Before you get overwhelmed, start saving towards the smaller amount, the 3-months worth of expenses, and then work towards 6-months of expenses when you’ve reach your 3-month goal.
It can be daunting and painful looking at your emergency fund slowly creeping up towards the goal amount.
So start off with a small emergency fund goal to get used to putting aside money every paycheck or month.
Once you hit your 3-months worth of expenses you will hopefully feel the rush of saving money and have the desire to continue the money saving habit until you hit your 6-month goal.
How do I build an emergency fund? 7 simple steps
1. Calculate how much money you need in your emergency fund
The first step to building an emergency fund is to calculate how much money you need (in total) in your emergency fund to be “fully funded.”
I would go ahead and calculate how much you need to save up to have to 3-month emergency fund and 6-month emergency fund. Heck, go ahead and calculate a 1-year emergency fund while you’re at it!
When you are calculating how much you need to build an emergency fund, consider all monetary expenses in a typical month. Even dig around a little in your bank statements to get an even clearer picture.
Remember to include these in your monthly expenses:
- Gas and other utilities
- Pets (if applicable)
- Kids (if applicable)
If you are trying to be “frugal” with your emergency fund, try to keep “non-essential” expenses out of your emergency fund calculations since in emergent times it probably is not the best idea to continue your Starbucks habit.
Once you have calculated your monthly expenses, multiply that number by 3 to calculate your 3-month emergency fund goal, by 6 to get a 6-month emergency fund goal, and 12 to get a 1-year emergency fund goal.
For example, if your monthly expenses were $3,000 then:
3-month emergency fund: $3,000 x 3 = $9,000
6-month emergency fund: $3,000 x 6 = $18,000
1-year/12 month emergency fund: $3,000 x 12 = $36,000
2. Open up a separate bank account specifically for your emergency fund
If you are a habitual spender I would highly recommend opening a separate bank account at a different financial institution for your emergency fund.
By opening up a separate bank account in a different financial institution you are less likely to withdraw money from your emergency fund since the time to transfer the money would not be worth it for an impulse buy.
Also, it is easier to “ignore” because you not be looking at the money every single day like you would for your normal checking account.
NerdWallet has a great blog post on the best high-yield savings accounts you can open up, which would be perfect for your emergency fund!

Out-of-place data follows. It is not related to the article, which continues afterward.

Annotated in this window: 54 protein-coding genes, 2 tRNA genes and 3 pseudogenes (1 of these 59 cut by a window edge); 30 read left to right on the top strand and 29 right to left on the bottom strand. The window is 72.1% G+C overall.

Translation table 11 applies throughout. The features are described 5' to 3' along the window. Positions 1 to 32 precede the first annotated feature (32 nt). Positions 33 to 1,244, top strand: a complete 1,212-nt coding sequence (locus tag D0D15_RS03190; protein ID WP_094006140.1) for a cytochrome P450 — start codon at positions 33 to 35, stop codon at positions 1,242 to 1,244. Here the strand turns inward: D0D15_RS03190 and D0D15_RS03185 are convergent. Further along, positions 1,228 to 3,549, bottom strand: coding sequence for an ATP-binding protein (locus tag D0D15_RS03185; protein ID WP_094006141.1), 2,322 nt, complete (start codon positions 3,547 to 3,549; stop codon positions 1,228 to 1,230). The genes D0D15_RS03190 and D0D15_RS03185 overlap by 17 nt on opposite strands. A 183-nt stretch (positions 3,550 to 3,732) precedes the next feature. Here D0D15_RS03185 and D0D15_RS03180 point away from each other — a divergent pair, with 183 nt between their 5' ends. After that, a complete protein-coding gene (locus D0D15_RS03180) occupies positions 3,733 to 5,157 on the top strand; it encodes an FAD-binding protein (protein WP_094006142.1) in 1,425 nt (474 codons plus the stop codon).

If you are more disciplined, you can open up a separate bank account at the financial institution you are currently with.
Regardless of where you store your emergency fund, make sure that the account is easy to access and transfer money in and out of. If you are in an emergency situation you do not want to be waiting days or even hours to get your money.
3. Figure out how much you will allocate towards your emergency fund on a consistent basis
To build an emergency fund you have to be dedicated to the process of building it up.
That means allocating money towards your emergency fund on a consistent basis that works with your financial situation.
There are a two ways you can approach this:
- Set aside a specific amount each week, each paycheck, or every month.
- Set aside a percentage of each paycheck.
If you choose approach #1 you’ll need to be able to dedicate yourself to that amount every interval. It is kind of like a Netflix subscription, except you are subscribing to your future security!
This is a great option if you have a salaried job or non-variable income.
If you choose approach #2 you’ll need to do a little bit of math each time your paycheck comes through.
However, this is a great option if you are not salaried and your pay varies depending on how many hours you work, if you received commission, or tips.
Let’s say your next paycheck is $1,500 and you want to put aside 15% of your paycheck towards building your emergency fund.
You’d multiple $1,500 by 0.15 to get the amount you’re allocating towards your emergency fund from your paycheck.
$1,500 x 0.15 = $225
I personally do approach #2.
Every paycheck I receive I allocate 20% of it to my emergency fund without fail.
If your paycheck is already small, you can choose a smaller percentage like 10% or 5%.
4. Set up recurring transfers or “rules” for saving
When you start to build your emergency fund you need to get into the habit or mindset of saving money.